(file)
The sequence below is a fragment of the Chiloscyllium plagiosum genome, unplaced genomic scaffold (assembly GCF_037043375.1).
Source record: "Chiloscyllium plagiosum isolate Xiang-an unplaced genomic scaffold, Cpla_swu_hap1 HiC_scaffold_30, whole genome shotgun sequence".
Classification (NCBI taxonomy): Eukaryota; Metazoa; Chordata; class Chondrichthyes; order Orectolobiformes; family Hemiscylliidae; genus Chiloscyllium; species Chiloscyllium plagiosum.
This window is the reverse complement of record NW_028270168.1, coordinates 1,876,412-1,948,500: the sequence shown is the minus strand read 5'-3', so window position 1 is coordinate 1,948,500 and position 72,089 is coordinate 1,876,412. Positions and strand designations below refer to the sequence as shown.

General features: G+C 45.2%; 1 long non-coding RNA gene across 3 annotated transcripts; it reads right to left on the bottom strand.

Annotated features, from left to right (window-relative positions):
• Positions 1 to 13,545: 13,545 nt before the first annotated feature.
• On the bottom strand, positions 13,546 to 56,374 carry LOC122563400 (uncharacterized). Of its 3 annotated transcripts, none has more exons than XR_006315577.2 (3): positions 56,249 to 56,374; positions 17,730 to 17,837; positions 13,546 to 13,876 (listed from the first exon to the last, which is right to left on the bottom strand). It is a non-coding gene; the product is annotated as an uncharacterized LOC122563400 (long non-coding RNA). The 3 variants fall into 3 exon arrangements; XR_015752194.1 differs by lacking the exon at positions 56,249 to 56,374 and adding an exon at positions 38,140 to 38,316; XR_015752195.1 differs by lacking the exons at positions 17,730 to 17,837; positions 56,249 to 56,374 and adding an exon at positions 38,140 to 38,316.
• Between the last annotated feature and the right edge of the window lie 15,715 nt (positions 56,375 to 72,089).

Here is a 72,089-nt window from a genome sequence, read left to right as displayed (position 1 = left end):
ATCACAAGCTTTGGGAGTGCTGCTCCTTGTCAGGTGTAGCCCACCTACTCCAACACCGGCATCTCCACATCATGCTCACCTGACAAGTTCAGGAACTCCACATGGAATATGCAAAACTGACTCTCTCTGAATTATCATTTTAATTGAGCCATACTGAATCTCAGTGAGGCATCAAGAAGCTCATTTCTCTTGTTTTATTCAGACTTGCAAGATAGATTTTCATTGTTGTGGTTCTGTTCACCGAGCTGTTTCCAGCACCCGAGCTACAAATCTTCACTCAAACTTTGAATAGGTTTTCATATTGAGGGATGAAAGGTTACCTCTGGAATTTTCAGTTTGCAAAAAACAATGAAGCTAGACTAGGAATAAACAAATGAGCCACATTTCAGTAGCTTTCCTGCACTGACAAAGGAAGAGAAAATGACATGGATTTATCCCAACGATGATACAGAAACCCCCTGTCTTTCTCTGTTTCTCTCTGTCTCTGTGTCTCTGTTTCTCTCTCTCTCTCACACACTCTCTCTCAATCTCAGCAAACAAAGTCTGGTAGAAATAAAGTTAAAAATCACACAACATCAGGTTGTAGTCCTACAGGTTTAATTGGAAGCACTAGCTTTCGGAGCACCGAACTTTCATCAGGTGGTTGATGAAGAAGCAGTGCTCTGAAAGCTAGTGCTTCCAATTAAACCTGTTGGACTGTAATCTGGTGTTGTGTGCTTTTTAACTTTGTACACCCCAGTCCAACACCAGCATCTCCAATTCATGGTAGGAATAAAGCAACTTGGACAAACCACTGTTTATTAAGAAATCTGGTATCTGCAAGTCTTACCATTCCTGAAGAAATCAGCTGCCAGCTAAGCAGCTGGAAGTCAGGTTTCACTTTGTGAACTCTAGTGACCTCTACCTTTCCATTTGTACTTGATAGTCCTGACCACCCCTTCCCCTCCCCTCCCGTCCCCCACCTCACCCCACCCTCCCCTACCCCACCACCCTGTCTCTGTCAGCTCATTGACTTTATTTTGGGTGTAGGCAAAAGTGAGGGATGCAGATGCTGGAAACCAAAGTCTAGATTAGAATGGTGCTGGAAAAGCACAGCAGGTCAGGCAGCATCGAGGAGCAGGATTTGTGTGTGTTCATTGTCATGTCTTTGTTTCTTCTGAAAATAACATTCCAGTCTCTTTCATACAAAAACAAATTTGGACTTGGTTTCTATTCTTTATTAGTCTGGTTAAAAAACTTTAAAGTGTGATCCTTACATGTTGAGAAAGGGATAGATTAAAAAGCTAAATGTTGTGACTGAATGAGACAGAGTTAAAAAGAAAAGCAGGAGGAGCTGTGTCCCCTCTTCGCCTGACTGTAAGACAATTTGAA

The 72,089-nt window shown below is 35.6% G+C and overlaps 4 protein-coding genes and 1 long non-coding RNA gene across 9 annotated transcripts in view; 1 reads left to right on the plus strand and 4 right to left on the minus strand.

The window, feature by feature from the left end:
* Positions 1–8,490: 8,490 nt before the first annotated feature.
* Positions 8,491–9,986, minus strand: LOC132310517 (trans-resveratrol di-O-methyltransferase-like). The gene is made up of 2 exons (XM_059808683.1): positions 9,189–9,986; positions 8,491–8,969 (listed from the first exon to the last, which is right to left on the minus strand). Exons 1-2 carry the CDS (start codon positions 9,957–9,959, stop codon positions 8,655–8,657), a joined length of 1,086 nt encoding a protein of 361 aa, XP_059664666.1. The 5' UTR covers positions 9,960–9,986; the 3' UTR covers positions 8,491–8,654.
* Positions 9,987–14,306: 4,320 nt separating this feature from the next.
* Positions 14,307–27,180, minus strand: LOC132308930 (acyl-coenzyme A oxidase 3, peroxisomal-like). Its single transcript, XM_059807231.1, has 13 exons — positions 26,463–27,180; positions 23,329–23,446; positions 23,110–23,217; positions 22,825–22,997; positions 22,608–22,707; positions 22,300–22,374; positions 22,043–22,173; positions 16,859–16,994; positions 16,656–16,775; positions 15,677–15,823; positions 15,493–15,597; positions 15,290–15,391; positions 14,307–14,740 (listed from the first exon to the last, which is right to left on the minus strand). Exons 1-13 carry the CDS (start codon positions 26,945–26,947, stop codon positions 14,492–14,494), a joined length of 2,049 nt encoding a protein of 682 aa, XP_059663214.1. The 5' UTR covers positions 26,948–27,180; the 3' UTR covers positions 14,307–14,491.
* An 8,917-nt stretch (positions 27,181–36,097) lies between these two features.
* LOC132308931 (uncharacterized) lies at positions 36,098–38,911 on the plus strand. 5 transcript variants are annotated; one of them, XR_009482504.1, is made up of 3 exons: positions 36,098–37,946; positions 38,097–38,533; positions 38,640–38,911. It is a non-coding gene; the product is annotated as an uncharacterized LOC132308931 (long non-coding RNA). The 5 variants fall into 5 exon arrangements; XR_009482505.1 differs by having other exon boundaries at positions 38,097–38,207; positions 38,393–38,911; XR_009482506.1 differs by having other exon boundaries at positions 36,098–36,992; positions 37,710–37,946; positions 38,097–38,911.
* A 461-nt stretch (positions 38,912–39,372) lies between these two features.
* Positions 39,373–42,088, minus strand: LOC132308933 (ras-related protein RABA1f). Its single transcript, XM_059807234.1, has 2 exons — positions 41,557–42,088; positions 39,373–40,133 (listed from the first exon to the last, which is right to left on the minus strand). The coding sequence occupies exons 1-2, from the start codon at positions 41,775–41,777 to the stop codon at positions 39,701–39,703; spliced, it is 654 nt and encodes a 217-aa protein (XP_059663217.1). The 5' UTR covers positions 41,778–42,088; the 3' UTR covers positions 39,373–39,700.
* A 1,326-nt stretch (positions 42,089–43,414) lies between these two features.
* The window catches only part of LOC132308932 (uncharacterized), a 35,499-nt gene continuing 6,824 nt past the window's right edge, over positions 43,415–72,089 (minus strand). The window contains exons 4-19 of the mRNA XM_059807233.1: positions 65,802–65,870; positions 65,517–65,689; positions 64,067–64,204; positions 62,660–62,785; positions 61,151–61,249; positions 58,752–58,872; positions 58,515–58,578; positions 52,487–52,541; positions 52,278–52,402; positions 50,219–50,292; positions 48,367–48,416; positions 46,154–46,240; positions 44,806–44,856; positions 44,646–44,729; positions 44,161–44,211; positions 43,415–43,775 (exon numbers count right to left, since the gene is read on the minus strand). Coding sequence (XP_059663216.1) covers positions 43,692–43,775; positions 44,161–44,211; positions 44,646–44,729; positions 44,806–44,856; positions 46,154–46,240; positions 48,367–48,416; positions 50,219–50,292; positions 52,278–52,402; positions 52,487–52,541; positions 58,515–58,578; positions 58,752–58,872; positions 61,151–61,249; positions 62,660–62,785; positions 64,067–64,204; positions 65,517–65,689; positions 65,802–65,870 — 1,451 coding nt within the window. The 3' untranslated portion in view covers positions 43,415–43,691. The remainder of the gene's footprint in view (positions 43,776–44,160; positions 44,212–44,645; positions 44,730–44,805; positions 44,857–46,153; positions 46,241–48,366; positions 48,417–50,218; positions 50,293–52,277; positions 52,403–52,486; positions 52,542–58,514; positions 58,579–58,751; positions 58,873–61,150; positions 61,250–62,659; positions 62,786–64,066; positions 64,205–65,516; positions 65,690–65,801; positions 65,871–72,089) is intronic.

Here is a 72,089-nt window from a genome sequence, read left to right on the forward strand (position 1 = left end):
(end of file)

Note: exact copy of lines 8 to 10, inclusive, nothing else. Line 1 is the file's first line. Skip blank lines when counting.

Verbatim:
• On the bottom strand, positions 13,546 to 56,374 carry LOC122563400 (uncharacterized). Of its 3 annotated transcripts, none has more exons than XR_006315577.2 (3): positions 56,249 to 56,374; positions 17,730 to 17,837; positions 13,546 to 13,876 (listed from the first exon to the last, which is right to left on the bottom strand). It is a non-coding gene; the product is annotated as an uncharacterized LOC122563400 (long non-coding RNA). The 3 variants fall into 3 exon arrangements; XR_015752194.1 differs by lacking the exon at positions 56,249 to 56,374 and adding an exon at positions 38,140 to 38,316; XR_015752195.1 differs by lacking the exons at positions 17,730 to 17,837; positions 56,249 to 56,374 and adding an exon at positions 38,140 to 38,316.
• Between the last annotated feature and the right edge of the window lie 15,715 nt (positions 56,375 to 72,089).

Here is a 72,089-nt window from a genome sequence, read left to right as displayed (position 1 = left end):